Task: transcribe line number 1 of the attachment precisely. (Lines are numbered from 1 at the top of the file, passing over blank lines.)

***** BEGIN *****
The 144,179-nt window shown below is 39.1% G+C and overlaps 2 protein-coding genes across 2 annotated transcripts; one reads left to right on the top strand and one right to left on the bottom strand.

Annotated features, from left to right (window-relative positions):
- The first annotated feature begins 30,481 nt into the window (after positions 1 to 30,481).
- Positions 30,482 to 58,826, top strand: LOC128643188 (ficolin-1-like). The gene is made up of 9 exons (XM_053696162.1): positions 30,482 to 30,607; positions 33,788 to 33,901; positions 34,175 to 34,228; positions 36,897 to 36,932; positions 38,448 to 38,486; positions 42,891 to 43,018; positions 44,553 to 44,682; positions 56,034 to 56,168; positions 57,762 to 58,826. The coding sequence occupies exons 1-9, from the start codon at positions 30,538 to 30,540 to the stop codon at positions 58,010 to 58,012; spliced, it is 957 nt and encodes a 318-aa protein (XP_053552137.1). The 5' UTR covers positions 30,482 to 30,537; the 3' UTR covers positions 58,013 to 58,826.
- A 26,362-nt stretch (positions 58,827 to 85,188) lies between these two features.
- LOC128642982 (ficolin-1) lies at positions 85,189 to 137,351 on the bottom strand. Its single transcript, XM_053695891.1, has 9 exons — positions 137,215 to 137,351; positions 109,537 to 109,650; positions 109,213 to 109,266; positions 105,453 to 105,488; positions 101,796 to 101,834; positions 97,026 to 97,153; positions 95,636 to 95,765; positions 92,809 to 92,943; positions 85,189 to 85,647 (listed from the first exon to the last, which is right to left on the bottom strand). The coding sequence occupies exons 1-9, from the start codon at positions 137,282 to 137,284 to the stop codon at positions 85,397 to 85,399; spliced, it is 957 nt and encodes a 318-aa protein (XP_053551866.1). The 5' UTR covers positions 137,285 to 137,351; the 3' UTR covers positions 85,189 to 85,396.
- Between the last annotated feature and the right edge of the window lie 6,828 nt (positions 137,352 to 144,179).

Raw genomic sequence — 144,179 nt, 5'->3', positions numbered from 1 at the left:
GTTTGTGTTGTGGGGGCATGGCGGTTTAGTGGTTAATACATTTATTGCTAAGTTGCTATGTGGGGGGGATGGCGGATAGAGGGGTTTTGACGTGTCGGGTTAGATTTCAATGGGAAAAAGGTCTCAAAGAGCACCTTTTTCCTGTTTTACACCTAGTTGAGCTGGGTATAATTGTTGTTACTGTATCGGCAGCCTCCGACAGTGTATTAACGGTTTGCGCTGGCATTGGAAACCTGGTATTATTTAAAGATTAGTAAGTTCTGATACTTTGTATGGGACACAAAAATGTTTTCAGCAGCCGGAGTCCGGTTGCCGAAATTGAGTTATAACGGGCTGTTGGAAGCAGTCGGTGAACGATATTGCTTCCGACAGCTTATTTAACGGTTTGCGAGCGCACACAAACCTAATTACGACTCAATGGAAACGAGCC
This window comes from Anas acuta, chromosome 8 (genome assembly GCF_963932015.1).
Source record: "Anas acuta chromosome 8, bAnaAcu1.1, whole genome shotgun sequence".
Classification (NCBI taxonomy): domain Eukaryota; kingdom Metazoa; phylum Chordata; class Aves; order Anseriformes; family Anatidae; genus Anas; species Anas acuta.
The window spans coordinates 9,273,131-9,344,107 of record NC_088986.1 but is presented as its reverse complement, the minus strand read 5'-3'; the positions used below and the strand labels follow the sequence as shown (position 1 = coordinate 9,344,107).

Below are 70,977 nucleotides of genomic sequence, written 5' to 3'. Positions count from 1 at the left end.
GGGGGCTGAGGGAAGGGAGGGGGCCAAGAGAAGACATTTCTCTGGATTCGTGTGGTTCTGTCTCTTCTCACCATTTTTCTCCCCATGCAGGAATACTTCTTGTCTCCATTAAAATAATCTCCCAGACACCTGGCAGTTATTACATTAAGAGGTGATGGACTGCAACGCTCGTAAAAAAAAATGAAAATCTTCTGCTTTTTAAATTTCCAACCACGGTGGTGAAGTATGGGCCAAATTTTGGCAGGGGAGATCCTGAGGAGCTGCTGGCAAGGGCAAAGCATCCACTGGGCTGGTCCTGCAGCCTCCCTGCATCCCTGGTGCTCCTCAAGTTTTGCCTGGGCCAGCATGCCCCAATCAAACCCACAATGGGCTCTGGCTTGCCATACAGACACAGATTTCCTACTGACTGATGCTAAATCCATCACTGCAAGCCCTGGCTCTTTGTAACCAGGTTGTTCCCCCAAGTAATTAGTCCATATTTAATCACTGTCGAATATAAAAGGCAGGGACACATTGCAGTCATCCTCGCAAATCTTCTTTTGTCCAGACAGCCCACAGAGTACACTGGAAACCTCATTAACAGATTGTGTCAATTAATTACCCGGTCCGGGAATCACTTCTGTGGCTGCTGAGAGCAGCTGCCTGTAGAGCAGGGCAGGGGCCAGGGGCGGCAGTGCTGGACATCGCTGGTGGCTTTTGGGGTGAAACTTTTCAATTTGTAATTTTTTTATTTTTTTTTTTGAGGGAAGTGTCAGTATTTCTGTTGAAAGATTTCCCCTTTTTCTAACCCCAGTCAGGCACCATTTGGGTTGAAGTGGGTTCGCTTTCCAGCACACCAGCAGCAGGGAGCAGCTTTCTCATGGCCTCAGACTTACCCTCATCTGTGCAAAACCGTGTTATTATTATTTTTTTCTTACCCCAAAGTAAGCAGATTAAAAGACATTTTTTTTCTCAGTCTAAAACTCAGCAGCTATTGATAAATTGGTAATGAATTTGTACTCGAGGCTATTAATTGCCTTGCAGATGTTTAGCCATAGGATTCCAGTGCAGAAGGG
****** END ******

The 144,179-nt window shown below is 39.1% G+C and overlaps 2 protein-coding genes across 2 annotated transcripts; one reads left to right on the top strand and one right to left on the bottom strand.